Cash for renewable energy scheme launchedGreen incentive schemes for homes and businesses

01 April 2010

A domestic wind turbine

It's important to check if a domestic wind turbine is suitable for where you live

Homes and businesses have been placed at the centre of two government schemes to cut carbon emissions through improved energy efficiency and small-scale low-carbon electricity.

The initiatives - which aim to play a key role in reducing UK emissions by 34% on 1990 levels by 2020 - are part of a wider drive towards an 80% reduction by 2050.

If you're thinking about making your home more energy efficient, the Which? includes room-by-room advice, as well as tips on how to save money on energy bills. Our Which? Switch service also allows you to to make sure you're getting the best deal.

Feed-in Tariffs (FITs)

From April 2010 households and communities installing electricity-generating 'microgeneration' technology such as solar panels or wind turbines will receive payments for the low-carbon electricity they produce. How much money you get depends on the type of technology you use.

Households on a feed-in tariff will be paid a fixed rate for the total amount of electricity they produce and will be able to 'sell' any electricity they don't use back to the national grid at a rate of 3p/kWh.

The amount of money paid through FITs will rise in line with inflation. FIT households' energy bills will be lower as they will be generating a portion of their energy themselves. Electricity-generating technology installed since July 2009 will also qualify for the new tariffs.

FITs have been described as a 'win-win for consumers' by the Department of Energy and Climate Change. A spokesperson said: 'A typical 2.5kW, well-sited solar PV installation could offer savings of £140 a year, plus earnings of £900 a year.'

You can find full details of FITs in the Which? Switch guide to .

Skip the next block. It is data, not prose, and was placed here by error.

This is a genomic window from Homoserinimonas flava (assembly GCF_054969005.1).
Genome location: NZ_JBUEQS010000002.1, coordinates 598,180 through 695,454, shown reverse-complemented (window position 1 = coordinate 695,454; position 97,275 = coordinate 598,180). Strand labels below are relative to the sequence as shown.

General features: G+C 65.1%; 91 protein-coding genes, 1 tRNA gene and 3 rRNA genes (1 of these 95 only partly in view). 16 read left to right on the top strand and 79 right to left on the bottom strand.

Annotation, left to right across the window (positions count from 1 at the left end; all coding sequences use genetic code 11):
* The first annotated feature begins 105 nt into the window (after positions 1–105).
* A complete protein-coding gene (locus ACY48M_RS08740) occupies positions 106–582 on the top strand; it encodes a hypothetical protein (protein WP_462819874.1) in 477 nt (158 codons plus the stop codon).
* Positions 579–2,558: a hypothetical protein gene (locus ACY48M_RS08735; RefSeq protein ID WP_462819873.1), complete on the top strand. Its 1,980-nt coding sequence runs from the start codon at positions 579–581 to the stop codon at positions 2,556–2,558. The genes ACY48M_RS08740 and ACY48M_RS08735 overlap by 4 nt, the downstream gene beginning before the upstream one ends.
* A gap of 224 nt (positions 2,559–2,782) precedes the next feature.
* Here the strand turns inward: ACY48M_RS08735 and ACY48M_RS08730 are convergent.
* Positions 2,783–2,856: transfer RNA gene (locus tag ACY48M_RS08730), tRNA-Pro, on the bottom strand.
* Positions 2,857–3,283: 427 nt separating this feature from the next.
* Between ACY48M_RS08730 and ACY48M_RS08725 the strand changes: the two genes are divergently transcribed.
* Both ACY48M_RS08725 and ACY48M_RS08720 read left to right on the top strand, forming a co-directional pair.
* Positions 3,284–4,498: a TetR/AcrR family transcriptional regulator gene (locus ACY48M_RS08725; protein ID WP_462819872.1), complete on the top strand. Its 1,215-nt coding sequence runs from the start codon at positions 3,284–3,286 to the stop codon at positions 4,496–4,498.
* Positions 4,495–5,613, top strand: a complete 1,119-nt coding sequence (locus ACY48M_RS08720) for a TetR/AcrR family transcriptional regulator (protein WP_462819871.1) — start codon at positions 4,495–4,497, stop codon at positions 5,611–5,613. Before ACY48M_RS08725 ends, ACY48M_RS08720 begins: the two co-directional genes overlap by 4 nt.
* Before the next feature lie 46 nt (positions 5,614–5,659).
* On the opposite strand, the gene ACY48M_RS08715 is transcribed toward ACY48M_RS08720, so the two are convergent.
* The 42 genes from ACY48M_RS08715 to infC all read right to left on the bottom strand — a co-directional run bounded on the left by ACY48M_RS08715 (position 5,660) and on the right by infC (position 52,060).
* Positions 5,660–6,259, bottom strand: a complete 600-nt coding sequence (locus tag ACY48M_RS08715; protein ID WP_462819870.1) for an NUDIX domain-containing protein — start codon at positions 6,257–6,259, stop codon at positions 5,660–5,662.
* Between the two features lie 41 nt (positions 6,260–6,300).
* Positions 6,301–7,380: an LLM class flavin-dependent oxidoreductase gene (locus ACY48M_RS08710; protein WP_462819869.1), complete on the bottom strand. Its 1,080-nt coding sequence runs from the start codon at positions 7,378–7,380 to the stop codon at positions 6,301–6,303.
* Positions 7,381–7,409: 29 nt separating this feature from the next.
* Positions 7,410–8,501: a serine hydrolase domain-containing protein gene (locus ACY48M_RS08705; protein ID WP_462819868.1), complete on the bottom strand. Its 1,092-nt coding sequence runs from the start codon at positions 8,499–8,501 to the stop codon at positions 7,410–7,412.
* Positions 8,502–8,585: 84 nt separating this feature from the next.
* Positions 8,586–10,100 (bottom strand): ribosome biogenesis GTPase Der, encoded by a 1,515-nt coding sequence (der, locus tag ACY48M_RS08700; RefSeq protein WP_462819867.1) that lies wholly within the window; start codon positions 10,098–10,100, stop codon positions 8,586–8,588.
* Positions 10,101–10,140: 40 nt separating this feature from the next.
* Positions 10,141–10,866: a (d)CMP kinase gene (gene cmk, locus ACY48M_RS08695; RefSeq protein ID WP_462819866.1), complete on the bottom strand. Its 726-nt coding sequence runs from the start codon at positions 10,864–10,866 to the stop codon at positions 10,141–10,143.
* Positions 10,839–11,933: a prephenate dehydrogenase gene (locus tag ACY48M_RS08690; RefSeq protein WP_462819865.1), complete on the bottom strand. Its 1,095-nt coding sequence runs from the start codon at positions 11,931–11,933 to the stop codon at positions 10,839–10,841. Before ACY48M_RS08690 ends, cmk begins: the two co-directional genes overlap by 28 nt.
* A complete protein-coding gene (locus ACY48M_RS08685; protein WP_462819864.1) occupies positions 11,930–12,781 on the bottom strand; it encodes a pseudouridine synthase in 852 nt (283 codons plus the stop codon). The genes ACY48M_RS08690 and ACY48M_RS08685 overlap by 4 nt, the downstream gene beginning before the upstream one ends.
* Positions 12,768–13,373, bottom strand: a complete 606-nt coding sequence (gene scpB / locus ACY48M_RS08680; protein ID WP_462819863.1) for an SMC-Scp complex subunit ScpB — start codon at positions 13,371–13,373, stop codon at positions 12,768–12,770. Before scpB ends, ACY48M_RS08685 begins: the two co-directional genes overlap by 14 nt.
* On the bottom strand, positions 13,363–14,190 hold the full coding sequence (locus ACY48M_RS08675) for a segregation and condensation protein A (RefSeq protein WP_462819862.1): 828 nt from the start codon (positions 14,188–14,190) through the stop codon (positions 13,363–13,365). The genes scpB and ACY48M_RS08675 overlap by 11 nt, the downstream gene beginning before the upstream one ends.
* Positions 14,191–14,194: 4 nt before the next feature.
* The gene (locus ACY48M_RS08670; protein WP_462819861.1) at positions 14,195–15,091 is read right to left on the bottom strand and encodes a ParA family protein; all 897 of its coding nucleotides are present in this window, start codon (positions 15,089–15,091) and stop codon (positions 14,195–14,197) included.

CRC Energy Efficiency Scheme (CRC EES)

The second scheme, CRC EES, is designed to encourage organisations such as supermarkets, hotels and hospitals to improve on current levels of energy efficiency. Participation in the scheme is expected to save organisations around £1 billion and 4.4 million tonnes of CO2 emissions per year by 2020.

Save money by making greener choices

There are various ways to make and save cash by switching to green alternatives at home. Our guide to lists the financial benefits of , as well as how to grow and sell your own fruit, veg and herbs.

If you're considering installing equipment to generate low-carbon electricity, energy grants are available to help you with the costs. Check out our guides to buying solar panels and installing wind turbines to see whether these options would work for you - and what you should expect in terms of costs and savings.

There are also low-cost ways to increase energy efficiency in the home if you're not in a position to install a wind turbine or solar panel. The Which? guide to using less electricity is full of advice about energy-efficient appliances such as washing machines and fridge freezers, as well as money-saving tips that should cut your bills.

Lower your gas and electricity bills

You can compare energy prices and switch to a new gas and electricity supplier on Which? Switch. People who switched with us between 1 October and 31 December 2013 are predicted to save an average of £234 a year on their bills.

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